There is also mounting evidence that more women leaders in corporations, improves firm performance. The Peterson Institute for International Economics analyzed 22,000 companies across 91 countries and found that the impact is greatest for female executive shares, followed by female board shares, underscoring the importance of creating a pipeline of female leadership talent.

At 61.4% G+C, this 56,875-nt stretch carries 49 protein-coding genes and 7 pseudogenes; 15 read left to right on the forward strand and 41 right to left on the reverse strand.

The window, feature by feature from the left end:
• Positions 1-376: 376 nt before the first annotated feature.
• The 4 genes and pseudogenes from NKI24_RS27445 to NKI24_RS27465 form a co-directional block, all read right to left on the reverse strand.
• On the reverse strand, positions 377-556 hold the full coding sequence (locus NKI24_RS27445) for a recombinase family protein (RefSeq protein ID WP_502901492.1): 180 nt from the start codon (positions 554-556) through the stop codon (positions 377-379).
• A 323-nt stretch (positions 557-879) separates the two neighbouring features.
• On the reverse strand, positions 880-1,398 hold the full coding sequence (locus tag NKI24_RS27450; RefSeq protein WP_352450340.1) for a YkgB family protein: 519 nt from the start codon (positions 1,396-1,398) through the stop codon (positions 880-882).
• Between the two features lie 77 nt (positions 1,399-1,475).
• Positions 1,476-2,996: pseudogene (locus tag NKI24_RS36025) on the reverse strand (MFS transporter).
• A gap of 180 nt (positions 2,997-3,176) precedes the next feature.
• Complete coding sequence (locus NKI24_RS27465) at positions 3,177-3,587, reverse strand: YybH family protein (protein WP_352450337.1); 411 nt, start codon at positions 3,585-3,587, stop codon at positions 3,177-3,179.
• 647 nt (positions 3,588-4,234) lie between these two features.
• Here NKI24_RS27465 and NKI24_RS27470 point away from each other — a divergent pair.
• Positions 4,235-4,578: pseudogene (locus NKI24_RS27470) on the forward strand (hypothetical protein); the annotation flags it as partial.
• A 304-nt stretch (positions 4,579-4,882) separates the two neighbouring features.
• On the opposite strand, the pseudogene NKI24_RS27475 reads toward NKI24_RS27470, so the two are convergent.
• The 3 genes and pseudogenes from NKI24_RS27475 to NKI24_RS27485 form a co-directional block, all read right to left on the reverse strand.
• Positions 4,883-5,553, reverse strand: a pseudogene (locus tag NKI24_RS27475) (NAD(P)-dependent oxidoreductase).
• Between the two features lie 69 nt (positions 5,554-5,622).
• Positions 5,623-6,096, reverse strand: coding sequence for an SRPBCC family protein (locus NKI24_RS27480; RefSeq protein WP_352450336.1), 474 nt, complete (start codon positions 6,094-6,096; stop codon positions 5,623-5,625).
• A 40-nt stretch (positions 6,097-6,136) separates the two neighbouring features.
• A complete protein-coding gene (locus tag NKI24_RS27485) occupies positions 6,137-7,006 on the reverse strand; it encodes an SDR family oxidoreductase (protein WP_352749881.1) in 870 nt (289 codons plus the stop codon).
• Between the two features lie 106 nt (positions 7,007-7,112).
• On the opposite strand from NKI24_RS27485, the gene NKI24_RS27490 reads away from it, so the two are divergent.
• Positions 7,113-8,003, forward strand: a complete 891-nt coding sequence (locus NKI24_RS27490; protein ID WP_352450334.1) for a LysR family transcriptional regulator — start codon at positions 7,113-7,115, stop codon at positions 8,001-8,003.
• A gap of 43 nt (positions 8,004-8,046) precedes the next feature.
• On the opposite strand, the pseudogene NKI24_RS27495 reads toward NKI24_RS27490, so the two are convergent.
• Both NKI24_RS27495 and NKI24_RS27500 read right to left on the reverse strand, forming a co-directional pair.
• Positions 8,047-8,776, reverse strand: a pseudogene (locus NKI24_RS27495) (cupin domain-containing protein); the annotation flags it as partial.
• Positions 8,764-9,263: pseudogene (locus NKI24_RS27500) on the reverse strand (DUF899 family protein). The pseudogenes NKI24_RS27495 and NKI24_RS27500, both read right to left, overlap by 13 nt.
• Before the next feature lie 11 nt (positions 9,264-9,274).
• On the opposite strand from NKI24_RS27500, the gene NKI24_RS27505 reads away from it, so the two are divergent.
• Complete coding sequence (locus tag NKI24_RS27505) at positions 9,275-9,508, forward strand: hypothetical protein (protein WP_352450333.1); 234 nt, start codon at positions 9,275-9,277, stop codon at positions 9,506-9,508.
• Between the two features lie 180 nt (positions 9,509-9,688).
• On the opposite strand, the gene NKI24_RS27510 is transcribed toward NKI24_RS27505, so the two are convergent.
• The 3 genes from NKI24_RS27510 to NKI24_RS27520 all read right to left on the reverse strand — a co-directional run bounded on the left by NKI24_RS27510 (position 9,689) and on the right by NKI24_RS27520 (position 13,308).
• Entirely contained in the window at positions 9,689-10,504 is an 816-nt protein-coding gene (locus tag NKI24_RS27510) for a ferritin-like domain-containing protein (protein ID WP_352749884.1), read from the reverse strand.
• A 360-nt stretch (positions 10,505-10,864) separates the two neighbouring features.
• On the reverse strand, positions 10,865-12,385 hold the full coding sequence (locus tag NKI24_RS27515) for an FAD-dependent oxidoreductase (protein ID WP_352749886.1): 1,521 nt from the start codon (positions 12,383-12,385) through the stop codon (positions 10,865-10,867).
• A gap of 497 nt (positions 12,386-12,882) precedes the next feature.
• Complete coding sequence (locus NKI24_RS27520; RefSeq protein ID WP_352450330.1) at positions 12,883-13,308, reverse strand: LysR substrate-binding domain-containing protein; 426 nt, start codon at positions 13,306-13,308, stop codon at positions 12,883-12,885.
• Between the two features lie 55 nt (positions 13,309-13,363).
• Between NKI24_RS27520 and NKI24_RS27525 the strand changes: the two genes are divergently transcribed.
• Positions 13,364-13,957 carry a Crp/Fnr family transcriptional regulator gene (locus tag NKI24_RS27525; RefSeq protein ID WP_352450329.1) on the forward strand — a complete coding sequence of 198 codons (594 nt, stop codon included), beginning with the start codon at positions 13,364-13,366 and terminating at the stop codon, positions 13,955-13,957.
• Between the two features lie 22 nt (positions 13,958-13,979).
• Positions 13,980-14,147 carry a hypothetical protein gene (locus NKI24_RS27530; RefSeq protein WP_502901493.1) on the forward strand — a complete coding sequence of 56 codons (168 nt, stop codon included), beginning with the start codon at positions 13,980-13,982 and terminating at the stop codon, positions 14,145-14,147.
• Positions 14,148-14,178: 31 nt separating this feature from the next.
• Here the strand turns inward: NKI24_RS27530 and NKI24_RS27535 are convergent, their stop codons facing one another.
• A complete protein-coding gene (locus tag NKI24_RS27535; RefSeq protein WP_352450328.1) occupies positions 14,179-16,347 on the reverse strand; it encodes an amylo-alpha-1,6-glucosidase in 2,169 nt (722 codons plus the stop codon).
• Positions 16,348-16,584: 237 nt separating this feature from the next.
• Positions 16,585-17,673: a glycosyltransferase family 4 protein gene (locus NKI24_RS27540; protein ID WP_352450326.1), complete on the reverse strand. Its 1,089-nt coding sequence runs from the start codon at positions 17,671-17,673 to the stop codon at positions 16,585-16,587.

Several studies have also found a relationship between women’s leadership and lower levels of corruption, but a new study suggests that the effect may only hold for democracies because female leaders are more sensitive to the electorate’s ability to punish corruption with their removal from office. This suggests that increasing the proportion of female leaders may only be an effective anti-corruption strategy in the minority of countries that are democracies (47% according to the Democracy Index). Women leaders can also deliver justice and peace and security benefits. By virtue of their decisions to invest more in areas that benefit the most disadvantaged members of society, women leaders can contribute to reductions in inequality and increases in social justice. This is consistent with Amartya Sen’s view that correcting gender imbalance in political agency results in correcting inequities in other spheres. Finally, the peace and security dividend from achieving a critical mass of women leaders in many nations, especially those most prone to violent conflict within and across their own borders, is potentially immeasurable if it can prevent wars. To date, there has not been a critical mass of female leaders across countries to credibly measure their impact on peace and security, but Stephen Pinker concluded in his work on the history of violence, that part of the historic reduction in violence in the last century is a result of the empowerment of women and the world will become more peaceful as this trend accelerates. Other studies have shown that when women are included in peace negotiations, the agreement is 35% more likely to endure for at least 15 years (Inclusive Security).